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SPEECH OF JOSIAH QUINCY,
BILL PROPOSING THAT TWENTY THOUSAND MEN
SHOULD BE ADDED TO THE EXISTING MILITARY
DELIVERED IN THE HOUSE OF REPRESENTATIVES OF THE L'NITED
STATES, JANUARY 5, 1813.
MR. SPEAKER, I FEAR that the state of my health may prevent my doing justice to my sentiments, concerning this bill. I will, however, make the attempt, though I should fail in it.
The bill proposes, that twenty thousand men should be added to the existing military establishment. This, at present, consists of thirty-five thousand men. So that the effect of this bill is to place, at the disposal of the executive, an army of fifty-five thousand. It is not pretended, that this addition is wanted, either for defence, or for the relief of the Indian frontier. On the contrary, it is expressly acknowledged, that the present establishment is sufficient for both of those objects. But the purpose, for which these twenty thousand men are demanded, is the invasion of Canada This is unequivocally avowed, by the chairman of the committee of foreign relations, (Mr. D. R. Williams,) the organ, as is admitted, of the will and the wishes of the American cabinet.
The bill, therefore, brings, necessarily, into deliberation the conquest of Canada; either as an object, in itself, desirable, or consequentially advantageous, by its effect, in producing an early and honorable peace.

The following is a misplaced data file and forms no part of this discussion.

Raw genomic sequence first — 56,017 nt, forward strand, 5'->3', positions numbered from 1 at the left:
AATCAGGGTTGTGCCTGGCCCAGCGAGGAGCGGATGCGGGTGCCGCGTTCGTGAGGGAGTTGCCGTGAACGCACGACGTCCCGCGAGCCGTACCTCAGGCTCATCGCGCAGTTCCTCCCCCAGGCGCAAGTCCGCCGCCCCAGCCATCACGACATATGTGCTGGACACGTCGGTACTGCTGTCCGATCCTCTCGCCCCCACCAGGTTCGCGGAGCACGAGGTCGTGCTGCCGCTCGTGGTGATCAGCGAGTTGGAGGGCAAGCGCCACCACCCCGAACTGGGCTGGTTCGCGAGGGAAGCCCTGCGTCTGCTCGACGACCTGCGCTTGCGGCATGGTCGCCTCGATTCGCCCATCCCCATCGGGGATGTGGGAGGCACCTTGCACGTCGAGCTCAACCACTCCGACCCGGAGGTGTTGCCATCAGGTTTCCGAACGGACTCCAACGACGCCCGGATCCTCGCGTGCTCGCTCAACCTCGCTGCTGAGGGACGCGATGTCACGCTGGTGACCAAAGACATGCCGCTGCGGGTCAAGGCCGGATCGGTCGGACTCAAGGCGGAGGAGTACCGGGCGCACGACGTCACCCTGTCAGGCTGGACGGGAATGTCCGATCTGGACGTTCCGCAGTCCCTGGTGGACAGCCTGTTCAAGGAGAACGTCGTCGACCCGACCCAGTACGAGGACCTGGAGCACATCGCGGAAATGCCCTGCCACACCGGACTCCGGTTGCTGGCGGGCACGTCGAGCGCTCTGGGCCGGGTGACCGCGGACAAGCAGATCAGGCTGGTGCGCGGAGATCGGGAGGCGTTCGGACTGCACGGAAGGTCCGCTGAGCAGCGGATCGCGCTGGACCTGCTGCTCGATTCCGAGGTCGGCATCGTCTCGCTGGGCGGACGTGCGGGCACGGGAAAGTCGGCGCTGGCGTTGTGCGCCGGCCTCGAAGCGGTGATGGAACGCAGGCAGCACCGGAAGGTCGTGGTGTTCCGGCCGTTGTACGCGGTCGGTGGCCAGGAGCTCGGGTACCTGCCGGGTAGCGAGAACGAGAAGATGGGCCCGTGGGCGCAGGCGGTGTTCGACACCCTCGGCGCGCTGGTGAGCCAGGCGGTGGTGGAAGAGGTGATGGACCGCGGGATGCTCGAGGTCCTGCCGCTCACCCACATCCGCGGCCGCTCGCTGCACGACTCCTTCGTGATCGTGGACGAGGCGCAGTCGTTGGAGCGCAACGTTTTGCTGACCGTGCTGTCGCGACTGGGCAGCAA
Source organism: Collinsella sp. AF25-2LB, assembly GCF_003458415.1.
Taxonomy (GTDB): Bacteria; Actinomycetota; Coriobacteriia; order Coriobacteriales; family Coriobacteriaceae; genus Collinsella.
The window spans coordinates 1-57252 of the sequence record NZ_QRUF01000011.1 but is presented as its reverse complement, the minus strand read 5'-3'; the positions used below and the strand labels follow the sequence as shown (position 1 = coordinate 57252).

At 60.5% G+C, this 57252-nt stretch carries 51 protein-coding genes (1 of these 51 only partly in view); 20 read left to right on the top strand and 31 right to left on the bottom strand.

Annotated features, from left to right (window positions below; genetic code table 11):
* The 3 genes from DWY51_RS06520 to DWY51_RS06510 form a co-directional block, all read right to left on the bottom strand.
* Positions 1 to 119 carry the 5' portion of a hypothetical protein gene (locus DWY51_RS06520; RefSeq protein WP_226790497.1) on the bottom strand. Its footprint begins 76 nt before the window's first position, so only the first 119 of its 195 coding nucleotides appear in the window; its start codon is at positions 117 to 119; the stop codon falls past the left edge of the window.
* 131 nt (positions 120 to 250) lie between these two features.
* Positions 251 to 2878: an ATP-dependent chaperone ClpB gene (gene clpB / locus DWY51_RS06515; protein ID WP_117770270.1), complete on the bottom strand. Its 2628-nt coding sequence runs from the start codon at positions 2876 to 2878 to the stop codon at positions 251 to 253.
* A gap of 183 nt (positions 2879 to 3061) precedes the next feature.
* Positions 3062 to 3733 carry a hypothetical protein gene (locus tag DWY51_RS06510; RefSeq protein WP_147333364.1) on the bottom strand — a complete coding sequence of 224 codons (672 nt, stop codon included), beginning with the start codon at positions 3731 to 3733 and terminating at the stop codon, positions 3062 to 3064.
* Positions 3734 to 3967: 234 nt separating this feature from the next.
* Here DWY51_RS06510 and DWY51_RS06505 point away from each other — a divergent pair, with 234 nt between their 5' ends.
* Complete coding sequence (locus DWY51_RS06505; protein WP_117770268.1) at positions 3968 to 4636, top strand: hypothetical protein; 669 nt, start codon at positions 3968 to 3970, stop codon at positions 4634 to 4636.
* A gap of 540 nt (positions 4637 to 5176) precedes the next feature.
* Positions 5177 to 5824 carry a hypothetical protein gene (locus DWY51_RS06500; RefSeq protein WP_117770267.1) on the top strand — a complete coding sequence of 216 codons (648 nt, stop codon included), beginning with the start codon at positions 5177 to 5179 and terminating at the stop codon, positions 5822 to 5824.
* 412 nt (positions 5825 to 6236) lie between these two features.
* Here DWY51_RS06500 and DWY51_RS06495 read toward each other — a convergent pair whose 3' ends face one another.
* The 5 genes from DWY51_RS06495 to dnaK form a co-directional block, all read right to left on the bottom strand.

Before I enter upon the discussion of those topics,
which naturally arise from this state of the subject, I will ask your indulgence, for one moment, while I make a few remarks upon this intention of the American cabinet, thus unequivocally avowed. I am induced to this from the knowledge, which I have, that this design is not deemed to be serious, by some men of both political parties; as well within this House, as out of it. I know that some of the friends of the present administration do consider the proposition, as a mere feint, made for the purpose of putting a good face upon things, and of strengthening the hope of a successful negociation, by exciting the apprehensions of the British cabinet for the fate of their colonies. I know, also, that some of those, who are opposed, in political sentiment to the men, who are now at the head of affairs, laugh at these schemes of invasion, and deem them hardly worth controversy, on account of their opinion of the imbecility of the American cabinet, and the embarrassment of its resources.